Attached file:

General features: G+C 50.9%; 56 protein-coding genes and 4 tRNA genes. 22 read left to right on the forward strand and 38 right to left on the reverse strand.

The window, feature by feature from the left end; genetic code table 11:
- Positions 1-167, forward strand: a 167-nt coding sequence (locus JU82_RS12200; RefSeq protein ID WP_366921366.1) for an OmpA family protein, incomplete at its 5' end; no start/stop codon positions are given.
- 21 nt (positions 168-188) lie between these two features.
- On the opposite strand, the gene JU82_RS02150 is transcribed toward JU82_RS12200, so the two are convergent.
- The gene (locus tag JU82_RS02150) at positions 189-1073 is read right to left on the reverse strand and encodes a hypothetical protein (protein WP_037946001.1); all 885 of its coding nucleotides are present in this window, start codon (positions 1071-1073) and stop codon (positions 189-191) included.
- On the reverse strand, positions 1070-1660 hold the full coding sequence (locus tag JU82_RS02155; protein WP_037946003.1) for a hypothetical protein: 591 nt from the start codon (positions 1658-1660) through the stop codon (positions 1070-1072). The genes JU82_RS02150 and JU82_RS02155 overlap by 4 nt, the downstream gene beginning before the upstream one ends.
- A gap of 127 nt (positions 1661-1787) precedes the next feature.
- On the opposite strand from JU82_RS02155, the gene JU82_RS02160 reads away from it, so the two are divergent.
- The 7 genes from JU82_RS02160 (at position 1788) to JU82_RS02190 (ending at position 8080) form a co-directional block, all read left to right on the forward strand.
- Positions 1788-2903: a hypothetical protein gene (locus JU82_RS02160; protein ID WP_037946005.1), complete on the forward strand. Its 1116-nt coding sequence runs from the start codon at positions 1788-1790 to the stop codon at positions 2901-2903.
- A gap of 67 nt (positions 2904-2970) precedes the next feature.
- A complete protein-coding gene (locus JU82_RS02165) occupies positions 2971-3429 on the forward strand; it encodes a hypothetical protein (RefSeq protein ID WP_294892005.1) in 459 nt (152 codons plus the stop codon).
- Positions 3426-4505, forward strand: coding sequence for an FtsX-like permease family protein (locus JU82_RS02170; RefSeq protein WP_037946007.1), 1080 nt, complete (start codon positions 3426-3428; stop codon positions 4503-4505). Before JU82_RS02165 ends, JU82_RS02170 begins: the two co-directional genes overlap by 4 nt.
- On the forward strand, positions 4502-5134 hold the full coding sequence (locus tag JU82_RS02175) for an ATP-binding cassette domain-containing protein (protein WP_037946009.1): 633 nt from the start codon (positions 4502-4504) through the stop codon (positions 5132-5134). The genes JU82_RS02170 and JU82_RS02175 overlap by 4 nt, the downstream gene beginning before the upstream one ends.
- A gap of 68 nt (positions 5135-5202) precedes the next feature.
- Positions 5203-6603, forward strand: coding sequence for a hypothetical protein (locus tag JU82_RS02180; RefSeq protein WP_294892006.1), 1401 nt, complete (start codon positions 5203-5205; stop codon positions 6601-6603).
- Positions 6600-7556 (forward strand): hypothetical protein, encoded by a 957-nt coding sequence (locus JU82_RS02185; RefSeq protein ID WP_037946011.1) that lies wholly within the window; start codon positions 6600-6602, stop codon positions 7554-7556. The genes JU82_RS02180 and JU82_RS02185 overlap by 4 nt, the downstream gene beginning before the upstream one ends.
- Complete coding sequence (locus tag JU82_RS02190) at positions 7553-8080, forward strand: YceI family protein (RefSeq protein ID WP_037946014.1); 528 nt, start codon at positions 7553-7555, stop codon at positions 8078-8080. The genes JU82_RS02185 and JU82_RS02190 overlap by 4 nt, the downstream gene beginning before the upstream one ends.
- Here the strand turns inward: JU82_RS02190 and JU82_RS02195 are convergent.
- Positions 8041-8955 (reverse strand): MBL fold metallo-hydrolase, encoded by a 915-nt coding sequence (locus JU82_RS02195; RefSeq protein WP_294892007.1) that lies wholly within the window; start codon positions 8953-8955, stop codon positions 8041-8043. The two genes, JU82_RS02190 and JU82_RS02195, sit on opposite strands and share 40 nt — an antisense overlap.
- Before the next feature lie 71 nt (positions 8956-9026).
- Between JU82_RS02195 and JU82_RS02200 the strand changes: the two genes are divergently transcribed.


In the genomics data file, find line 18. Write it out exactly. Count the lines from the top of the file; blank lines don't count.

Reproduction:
- Positions 6600-7556 (forward strand): hypothetical protein, encoded by a 957-nt coding sequence (locus JU82_RS02185; RefSeq protein ID WP_037946011.1) that lies wholly within the window; start codon positions 6600-6602, stop codon positions 7554-7556. The genes JU82_RS02180 and JU82_RS02185 overlap by 4 nt, the downstream gene beginning before the upstream one ends.